Campus was empty during Fall Break—one might even have seen a tumbleweed or two roll across Mills Lawn. While some students went home for the weekend and others seized the chance for a micro-vacation, a small group of 10 made their way to the city of Homestead to serve in two of southern Florida’s national parks.
The Hot and Sweaty in the Swamp Immersion is a tradition typically intended exclusively for first-year students; however, only a small number of freshmen applied this year, and so the Immersion opened up to the entire school. There ended up being quite a diverse mix, from seniors to freshmen, from environmental studies majors to music majors. The facilitators were Assistant Director of International Programs Mike Rainaldi, Heather Schleiffer ’16, and Jackie Wright ’17. The participants were Charlotte Whiteman ’16, Quinn Bohan ’18, Davin Laskin ’18, Jackson Nguyen ’19, Alex Mariano ’17, Alex Peterson ’17, and Ken Zhao ’17. Fun was had by all.
The group left Rollins in a Center for Leadership and Community Engagement (CLCE) bus at around 4 p.m. on Friday, Oct. 9. The drive to south Florida was long, as their hostel was just shy of Miami. Arriving at close to midnight, they quickly went to rest up for their first day of service. Their energy rose with the sun. That Saturday they made their way to Everglades National Park. A welcoming park ranger and his intern handed out bug jackets. Splitting into groups, half trimmed vegetation and the other half cleared the trails. In some of the trails, the brush was so dense overhead that the sun was completely blocked out.
The Everglades were closed during the summer due to the overwhelming amount of mosquitos, and the Rollins kids were getting the park ready for inner-city school field trips in the coming weeks. During lunch, the rangers doled out insight into the park ranger life and National Park fun facts—2016 will be the centennial celebration of the U.S. National Park Service! Although no alligators were seen, a lot of work was accomplished.
On that Sunday the group offered their services to Biscayne National Park, a mostly maritime park dedicated to preserving manatee and sea turtle habitats. They travelled by boat to the very beginning of the Florida Keys, having to wade from the boat to a shore covered in garbage. After several hours of work, the team managed to clean up 88 pounds of trash. Unfortunately, one island they visited was so infested with mosquitos that they had to turn around without even fully getting off the boat. On the way back to the mainland, Peterson’s cap flew off his head into the Atlantic, and the guide was kind enough to stop the boat and turn back for it. With the combined help of all 10 participants and an extended hook, they managed to save one more hat from washing up onto a potential sea turtle nesting ground.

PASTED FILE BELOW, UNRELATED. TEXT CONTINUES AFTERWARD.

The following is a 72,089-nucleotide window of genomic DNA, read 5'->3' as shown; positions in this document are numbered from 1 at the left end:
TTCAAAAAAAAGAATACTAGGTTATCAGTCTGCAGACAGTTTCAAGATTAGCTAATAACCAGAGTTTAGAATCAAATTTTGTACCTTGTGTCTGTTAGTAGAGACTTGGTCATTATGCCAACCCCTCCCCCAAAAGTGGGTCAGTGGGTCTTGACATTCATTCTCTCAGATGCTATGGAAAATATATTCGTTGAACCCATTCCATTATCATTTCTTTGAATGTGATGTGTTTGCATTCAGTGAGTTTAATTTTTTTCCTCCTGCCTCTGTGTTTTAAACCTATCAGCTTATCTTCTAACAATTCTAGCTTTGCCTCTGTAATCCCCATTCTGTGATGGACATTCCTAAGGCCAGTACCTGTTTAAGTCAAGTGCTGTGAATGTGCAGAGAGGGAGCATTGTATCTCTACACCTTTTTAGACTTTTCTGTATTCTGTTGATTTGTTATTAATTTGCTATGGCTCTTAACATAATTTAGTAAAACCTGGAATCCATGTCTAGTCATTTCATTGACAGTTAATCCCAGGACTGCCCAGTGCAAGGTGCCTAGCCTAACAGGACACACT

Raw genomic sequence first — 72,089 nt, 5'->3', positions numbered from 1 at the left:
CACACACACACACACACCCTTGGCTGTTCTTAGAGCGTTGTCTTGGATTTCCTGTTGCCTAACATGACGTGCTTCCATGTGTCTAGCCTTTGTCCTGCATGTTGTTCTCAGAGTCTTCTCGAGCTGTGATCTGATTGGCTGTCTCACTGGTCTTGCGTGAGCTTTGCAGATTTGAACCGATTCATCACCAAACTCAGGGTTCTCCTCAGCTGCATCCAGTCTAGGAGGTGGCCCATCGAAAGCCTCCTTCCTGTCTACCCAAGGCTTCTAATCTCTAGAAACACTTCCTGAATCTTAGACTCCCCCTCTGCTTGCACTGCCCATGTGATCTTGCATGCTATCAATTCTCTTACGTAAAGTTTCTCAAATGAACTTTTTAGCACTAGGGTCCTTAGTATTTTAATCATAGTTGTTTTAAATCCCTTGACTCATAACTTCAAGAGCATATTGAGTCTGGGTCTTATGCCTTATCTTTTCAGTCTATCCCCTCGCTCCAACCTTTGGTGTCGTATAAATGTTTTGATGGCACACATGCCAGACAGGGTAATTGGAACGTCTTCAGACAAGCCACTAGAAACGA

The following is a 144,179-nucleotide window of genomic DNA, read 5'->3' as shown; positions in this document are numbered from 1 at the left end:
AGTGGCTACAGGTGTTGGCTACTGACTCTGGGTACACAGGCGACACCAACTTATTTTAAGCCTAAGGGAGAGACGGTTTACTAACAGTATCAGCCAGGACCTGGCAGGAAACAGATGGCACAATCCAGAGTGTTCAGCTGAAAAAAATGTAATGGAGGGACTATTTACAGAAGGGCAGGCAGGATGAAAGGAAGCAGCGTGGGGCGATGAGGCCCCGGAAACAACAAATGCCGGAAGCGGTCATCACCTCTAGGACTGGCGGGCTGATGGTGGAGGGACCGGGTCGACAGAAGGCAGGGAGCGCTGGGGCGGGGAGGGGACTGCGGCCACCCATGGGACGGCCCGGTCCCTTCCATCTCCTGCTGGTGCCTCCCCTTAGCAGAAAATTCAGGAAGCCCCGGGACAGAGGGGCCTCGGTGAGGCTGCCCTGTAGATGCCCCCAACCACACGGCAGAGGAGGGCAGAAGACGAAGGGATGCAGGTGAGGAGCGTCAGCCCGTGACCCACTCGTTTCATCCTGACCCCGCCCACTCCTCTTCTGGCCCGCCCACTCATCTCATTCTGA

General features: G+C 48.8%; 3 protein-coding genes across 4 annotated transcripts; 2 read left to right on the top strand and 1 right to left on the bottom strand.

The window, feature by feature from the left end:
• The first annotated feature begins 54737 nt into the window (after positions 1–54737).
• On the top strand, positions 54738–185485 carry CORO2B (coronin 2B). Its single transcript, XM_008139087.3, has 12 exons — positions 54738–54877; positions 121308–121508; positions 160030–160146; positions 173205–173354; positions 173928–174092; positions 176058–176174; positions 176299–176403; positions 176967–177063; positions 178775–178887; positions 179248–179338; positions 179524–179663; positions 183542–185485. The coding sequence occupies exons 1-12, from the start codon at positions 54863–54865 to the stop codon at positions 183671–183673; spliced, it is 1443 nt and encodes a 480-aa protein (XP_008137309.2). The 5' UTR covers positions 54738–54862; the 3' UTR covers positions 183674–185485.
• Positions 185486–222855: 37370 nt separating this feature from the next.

Monday, the last day, was not only the day for the journey back home, but a chance for cultural excursions for the exhausted participants. Their first stop was an airboat ride, where they finally saw their fair share of alligators, adult and baby. Afterward, they made their final pit stop at Miami Beach, where the translucent cerulean water rejuvenated their spirits and washed away the itchiness of their bug bites. The white sand was not quite home, though, so they washed off their sunscreen, strapped on their backpacks, climbed onto the CLCE bus, and headed back to Rollins, each bursting with their own service story to share.
Schleiffer, one of the facilitators, had this to say: “This Immersion, like any service, was messy and unpredictable. Everything came down literally to the last minute, but that made all the difference in the outcome of this experience. We had a small, diverse group of people and each brought something to the table to create one of the most meaningful and memorable (and final) Immersions I had the pleasure of participating in.”